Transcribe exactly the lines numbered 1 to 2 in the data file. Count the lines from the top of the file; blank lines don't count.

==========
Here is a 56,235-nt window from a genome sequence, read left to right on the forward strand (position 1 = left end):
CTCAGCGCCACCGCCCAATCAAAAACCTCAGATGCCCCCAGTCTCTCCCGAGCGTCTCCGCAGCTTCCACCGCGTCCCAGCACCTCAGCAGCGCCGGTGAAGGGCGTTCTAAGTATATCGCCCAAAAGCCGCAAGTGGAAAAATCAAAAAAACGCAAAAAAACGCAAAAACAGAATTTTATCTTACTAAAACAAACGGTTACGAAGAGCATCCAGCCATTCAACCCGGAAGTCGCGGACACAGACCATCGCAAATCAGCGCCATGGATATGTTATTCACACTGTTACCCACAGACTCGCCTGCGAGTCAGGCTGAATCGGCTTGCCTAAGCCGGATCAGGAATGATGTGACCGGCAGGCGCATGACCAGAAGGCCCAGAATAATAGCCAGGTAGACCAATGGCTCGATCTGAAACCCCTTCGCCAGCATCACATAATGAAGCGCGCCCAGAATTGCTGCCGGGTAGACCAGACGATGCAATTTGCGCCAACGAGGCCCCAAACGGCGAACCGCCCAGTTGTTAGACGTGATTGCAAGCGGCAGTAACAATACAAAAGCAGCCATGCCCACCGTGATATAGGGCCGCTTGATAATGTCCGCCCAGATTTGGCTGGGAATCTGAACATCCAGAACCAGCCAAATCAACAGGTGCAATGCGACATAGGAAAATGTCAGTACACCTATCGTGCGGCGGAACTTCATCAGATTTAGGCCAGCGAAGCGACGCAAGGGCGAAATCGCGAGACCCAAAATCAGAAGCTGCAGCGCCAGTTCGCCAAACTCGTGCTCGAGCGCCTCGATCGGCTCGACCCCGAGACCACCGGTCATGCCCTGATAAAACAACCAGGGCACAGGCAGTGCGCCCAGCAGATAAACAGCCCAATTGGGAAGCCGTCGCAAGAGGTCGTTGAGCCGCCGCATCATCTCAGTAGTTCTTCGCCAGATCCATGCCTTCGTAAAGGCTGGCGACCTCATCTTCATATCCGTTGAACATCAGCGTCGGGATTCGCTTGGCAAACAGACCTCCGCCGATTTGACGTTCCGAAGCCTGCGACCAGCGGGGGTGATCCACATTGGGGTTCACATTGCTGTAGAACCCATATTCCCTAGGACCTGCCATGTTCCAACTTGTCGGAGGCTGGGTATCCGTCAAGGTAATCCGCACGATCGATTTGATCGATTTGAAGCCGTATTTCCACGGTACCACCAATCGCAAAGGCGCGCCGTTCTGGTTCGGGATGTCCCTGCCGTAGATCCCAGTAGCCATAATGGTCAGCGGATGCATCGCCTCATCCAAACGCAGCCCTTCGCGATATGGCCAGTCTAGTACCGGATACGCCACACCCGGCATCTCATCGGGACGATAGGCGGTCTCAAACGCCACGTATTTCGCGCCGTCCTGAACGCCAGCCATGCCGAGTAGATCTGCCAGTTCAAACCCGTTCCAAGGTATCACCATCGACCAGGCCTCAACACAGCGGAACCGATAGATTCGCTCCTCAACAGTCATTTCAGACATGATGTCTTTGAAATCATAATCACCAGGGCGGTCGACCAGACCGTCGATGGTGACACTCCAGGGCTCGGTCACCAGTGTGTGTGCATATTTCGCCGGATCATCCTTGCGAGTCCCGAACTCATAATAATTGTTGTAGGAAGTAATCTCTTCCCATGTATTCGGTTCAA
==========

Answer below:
Here is a 56,235-nt window from a genome sequence, read left to right on the forward strand (position 1 = left end):
CTCAGCGCCACCGCCCAATCAAAAACCTCAGATGCCCCCAGTCTCTCCCGAGCGTCTCCGCAGCTTCCACCGCGTCCCAGCACCTCAGCAGCGCCGGTGAAGGGCGTTCTAAGTATATCGCCCAAAAGCCGCAAGTGGAAAAATCAAAAAAACGCAAAAAAACGCAAAAACAGAATTTTATCTTACTAAAACAAACGGTTACGAAGAGCATCCAGCCATTCAACCCGGAAGTCGCGGACACAGACCATCGCAAATCAGCGCCATGGATATGTTATTCACACTGTTACCCACAGACTCGCCTGCGAGTCAGGCTGAATCGGCTTGCCTAAGCCGGATCAGGAATGATGTGACCGGCAGGCGCATGACCAGAAGGCCCAGAATAATAGCCAGGTAGACCAATGGCTCGATCTGAAACCCCTTCGCCAGCATCACATAATGAAGCGCGCCCAGAATTGCTGCCGGGTAGACCAGACGATGCAATTTGCGCCAACGAGGCCCCAAACGGCGAACCGCCCAGTTGTTAGACGTGATTGCAAGCGGCAGTAACAATACAAAAGCAGCCATGCCCACCGTGATATAGGGCCGCTTGATAATGTCCGCCCAGATTTGGCTGGGAATCTGAACATCCAGAACCAGCCAAATCAACAGGTGCAATGCGACATAGGAAAATGTCAGTACACCTATCGTGCGGCGGAACTTCATCAGATTTAGGCCAGCGAAGCGACGCAAGGGCGAAATCGCGAGACCCAAAATCAGAAGCTGCAGCGCCAGTTCGCCAAACTCGTGCTCGAGCGCCTCGATCGGCTCGACCCCGAGACCACCGGTCATGCCCTGATAAAACAACCAGGGCACAGGCAGTGCGCCCAGCAGATAAACAGCCCAATTGGGAAGCCGTCGCAAGAGGTCGTTGAGCCGCCGCATCATCTCAGTAGTTCTTCGCCAGATCCATGCCTTCGTAAAGGCTGGCGACCTCATCTTCATATCCGTTGAACATCAGCGTCGGGATTCGCTTGGCAAACAGACCTCCGCCGATTTGACGTTCCGAAGCCTGCGACCAGCGGGGGTGATCCACATTGGGGTTCACATTGCTGTAGAACCCATATTCCCTAGGACCTGCCATGTTCCAACTTGTCGGAGGCTGGGTATCCGTCAAGGTAATCCGCACGATCGATTTGATCGATTTGAAGCCGTATTTCCACGGTACCACCAATCGCAAAGGCGCGCCGTTCTGGTTCGGGATGTCCCTGCCGTAGATCCCAGTAGCCATAATGGTCAGCGGATGCATCGCCTCATCCAAACGCAGCCCTTCGCGATATGGCCAGTCTAGTACCGGATACGCCACACCCGGCATCTCATCGGGACGATAGGCGGTCTCAAACGCCACGTATTTCGCGCCGTCCTGAACGCCAGCCATGCCGAGTAGATCTGCCAGTTCAAACCCGTTCCAAGGTATCACCATCGACCAGGCCTCAACACAGCGGAACCGATAGATTCGCTCCTCAACAGTCATTTCAGACATGATGTCTTTGAAATCATAATCACCAGGGCGGTCGACCAGACCGTCGATGGTGACACTCCAGGGCTCGGTCACCAGTGTGTGTGCATATTTCGCCGGATCATCCTTGCGAGTCCCGAACTCATAATAATTGTTGTAGGAAGTAATCTCTTCCCATGTATTCGGTTCAA